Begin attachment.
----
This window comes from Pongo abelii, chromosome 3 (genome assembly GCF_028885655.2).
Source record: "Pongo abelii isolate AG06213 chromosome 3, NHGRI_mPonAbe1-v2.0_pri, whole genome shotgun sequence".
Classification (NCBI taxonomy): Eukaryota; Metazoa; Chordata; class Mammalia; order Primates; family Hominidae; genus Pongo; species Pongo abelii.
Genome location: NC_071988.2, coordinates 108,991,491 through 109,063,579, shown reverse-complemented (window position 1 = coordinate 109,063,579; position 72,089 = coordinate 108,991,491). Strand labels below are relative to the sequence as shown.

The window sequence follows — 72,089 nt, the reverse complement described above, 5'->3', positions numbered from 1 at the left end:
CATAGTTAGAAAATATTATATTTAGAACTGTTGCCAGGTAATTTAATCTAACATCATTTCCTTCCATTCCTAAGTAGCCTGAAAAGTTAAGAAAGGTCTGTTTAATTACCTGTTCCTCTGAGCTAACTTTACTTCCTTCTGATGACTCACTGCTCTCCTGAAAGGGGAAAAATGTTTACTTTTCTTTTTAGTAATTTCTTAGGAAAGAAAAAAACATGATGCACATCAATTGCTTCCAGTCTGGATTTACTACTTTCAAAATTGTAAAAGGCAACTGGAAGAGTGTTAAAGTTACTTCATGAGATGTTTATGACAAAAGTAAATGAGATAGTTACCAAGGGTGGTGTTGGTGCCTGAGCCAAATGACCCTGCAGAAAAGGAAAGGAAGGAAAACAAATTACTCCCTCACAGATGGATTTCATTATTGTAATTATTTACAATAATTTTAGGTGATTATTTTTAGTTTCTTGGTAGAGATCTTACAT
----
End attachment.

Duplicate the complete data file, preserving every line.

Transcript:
This window comes from Pongo abelii, chromosome 3 (genome assembly GCF_028885655.2).
Source record: "Pongo abelii isolate AG06213 chromosome 3, NHGRI_mPonAbe1-v2.0_pri, whole genome shotgun sequence".
Classification (NCBI taxonomy): Eukaryota; Metazoa; Chordata; class Mammalia; order Primates; family Hominidae; genus Pongo; species Pongo abelii.
Genome location: NC_071988.2, coordinates 108,991,491 through 109,063,579, shown reverse-complemented (window position 1 = coordinate 109,063,579; position 72,089 = coordinate 108,991,491). Strand labels below are relative to the sequence as shown.

The window sequence follows — 72,089 nt, the reverse complement described above, 5'->3', positions numbered from 1 at the left end:
CATAGTTAGAAAATATTATATTTAGAACTGTTGCCAGGTAATTTAATCTAACATCATTTCCTTCCATTCCTAAGTAGCCTGAAAAGTTAAGAAAGGTCTGTTTAATTACCTGTTCCTCTGAGCTAACTTTACTTCCTTCTGATGACTCACTGCTCTCCTGAAAGGGGAAAAATGTTTACTTTTCTTTTTAGTAATTTCTTAGGAAAGAAAAAAACATGATGCACATCAATTGCTTCCAGTCTGGATTTACTACTTTCAAAATTGTAAAAGGCAACTGGAAGAGTGTTAAAGTTACTTCATGAGATGTTTATGACAAAAGTAAATGAGATAGTTACCAAGGGTGGTGTTGGTGCCTGAGCCAAATGACCCTGCAGAAAAGGAAAGGAAGGAAAACAAATTACTCCCTCACAGATGGATTTCATTATTGTAATTATTTACAATAATTTTAGGTGATTATTTTTAGTTTCTTGGTAGAGATCTTACAT